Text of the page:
Mormon fundamentalists are those who subscribe to a brand of Latter-day Saint theology founded by Joseph Smith that includes polygamy, traditional gender roles, and religious communalism. About seventy-five percent of these polygamists come from the three largest movements: the Apostolic United Brethren (AUB or Allred Group), the Fundamentalist Latter-day Saints (FLDS), and the Kingston Clan. The remainder come from the small LeBaron community in Mexico and unaffiliated polygamists spread throughout the western United States who are known as “independents.” These schismatic sects and individuals are dedicated to an Abrahamic kingdom-building paradigm that leads to the ultimate goal of entering the celestial presence of Elohim, the Father.

To summarize the differences of AUB fundamentalists from the mainstream church, polygamist Ogden Kraut (1983) lists several key issues: the practice of polygamy, the practice of missionary work, beliefs about the priesthood, the adoption of the United Order, belief in the concept of the gathering of Israel, belief in the Adam-God theory, adoption of the concept of the “one mighty and strong,” development of the concept of Zion, beliefs about blacks and the priesthood, and belief about the kingdom of God. The Adam-God doctrine is a theological idea taught by Brigham Young that Adam was from another planet and came to earth as Michael, the angel. He then became a mortal man, Adam, establishing the human race with his second wife, Eve. After his ascent to heaven, he served as God, the Heavenly Father of humankind.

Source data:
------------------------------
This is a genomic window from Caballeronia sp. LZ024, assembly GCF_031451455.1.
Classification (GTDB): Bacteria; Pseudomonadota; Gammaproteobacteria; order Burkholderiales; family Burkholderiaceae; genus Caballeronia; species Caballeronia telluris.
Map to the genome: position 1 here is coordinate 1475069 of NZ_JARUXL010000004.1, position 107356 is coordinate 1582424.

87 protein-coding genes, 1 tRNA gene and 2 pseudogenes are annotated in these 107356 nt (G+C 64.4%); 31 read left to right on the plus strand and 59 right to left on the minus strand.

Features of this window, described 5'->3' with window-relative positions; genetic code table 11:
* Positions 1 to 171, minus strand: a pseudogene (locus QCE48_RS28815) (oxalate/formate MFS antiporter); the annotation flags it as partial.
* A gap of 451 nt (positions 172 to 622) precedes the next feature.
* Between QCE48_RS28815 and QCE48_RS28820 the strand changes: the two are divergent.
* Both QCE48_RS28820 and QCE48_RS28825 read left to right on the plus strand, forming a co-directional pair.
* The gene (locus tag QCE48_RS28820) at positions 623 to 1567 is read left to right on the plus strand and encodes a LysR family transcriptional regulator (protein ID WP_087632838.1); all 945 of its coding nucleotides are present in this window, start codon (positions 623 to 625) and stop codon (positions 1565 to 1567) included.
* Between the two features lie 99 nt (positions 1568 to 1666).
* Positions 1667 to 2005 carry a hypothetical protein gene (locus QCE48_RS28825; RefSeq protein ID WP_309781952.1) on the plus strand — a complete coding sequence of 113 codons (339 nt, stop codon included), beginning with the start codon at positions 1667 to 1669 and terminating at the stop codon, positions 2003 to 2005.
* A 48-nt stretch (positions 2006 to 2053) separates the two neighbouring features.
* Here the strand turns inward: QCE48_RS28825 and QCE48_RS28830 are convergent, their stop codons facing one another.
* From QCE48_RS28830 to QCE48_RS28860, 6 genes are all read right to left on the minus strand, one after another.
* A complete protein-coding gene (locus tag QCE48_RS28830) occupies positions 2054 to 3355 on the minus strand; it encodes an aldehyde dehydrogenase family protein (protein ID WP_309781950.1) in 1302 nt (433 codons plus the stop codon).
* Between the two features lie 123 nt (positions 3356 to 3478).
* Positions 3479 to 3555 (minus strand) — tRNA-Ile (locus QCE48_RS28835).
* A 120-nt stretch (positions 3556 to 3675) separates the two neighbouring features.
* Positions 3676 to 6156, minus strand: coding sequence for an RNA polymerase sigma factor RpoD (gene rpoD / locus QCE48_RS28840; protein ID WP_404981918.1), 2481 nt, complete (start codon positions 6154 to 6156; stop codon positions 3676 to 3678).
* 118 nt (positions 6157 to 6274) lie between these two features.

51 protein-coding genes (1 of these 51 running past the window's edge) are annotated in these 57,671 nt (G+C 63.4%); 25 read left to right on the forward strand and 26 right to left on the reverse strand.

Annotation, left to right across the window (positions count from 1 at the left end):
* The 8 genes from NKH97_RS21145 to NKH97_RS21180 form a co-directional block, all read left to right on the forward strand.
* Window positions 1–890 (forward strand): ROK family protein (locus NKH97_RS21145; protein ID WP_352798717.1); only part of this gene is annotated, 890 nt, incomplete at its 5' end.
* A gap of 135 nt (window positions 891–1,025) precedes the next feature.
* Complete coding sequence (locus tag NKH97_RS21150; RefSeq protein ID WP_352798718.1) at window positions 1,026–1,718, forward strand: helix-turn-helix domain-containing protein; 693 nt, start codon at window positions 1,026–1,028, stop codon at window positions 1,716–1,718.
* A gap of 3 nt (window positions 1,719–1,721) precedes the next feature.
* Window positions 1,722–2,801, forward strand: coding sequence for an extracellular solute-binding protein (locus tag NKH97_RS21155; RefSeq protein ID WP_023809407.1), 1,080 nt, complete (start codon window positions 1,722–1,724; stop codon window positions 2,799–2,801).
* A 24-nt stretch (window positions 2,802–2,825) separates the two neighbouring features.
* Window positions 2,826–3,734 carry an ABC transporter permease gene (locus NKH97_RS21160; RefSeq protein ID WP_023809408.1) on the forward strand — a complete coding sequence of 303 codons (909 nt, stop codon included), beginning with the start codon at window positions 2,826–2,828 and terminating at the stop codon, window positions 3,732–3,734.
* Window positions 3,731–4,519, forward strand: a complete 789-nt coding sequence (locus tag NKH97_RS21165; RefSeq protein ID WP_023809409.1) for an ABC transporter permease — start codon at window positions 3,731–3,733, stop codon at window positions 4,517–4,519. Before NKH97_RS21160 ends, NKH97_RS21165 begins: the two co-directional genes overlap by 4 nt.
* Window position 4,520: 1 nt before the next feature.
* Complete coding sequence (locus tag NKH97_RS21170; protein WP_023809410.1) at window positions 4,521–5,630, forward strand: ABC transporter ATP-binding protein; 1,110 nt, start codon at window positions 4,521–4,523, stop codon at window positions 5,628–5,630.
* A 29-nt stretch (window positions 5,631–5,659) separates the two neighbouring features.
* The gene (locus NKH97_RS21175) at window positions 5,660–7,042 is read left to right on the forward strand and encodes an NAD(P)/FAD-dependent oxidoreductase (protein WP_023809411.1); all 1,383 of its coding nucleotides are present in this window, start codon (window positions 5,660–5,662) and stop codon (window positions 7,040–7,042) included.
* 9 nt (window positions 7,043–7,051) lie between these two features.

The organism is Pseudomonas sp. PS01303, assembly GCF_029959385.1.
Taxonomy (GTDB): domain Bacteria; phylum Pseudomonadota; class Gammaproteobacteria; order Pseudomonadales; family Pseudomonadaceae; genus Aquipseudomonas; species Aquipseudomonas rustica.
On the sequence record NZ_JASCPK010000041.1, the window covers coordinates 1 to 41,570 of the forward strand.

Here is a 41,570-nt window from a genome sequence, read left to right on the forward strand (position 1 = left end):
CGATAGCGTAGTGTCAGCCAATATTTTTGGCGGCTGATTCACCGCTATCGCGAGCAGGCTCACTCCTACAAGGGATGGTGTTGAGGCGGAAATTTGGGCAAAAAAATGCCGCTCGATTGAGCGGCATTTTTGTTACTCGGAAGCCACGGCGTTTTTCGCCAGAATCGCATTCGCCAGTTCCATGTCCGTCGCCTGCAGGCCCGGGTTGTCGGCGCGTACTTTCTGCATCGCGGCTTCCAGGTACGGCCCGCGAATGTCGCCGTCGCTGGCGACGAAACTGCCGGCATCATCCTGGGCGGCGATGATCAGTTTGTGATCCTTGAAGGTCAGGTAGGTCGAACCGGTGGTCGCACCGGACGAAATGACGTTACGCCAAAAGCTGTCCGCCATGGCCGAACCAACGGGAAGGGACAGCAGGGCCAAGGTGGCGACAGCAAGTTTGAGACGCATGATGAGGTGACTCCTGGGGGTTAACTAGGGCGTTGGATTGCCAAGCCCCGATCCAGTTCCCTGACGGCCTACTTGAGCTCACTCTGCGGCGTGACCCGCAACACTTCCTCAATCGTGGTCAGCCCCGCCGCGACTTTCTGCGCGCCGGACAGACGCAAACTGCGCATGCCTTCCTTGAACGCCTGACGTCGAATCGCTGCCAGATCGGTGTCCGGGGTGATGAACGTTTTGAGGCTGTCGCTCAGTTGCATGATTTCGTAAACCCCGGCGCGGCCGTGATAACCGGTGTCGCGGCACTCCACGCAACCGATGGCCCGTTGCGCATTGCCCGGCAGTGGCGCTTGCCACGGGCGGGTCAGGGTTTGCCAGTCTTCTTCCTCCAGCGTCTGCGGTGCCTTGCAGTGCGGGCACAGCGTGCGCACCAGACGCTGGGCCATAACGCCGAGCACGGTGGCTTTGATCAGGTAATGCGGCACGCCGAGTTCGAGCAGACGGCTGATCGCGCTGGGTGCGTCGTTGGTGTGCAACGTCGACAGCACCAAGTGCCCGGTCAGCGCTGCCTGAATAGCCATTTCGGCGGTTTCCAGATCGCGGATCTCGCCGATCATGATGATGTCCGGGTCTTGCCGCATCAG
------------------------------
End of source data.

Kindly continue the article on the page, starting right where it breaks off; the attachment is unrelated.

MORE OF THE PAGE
Fundamentalists also differ in their association of the “fulness of times” with plural marriage and their belief that one must acquire wives through the Law of Sarah to attain the highest glories of the Celestial Kingdom.6 They also believe that the gospel is unchanging; accordingly, if God told Joseph Smith to practice polygamy, it should be practiced today and always. In other words, truth is a knowledge of “things as they are, and as they were, and as they are to come” (Doctrine and Covenants 93:24). Smith also stated that if “any man preach any other gospel than that which I have preached, he shall be cursed” (Smith 1838:327) and that God “set the ordinances to be the same forever and ever” (Smith 1838:168).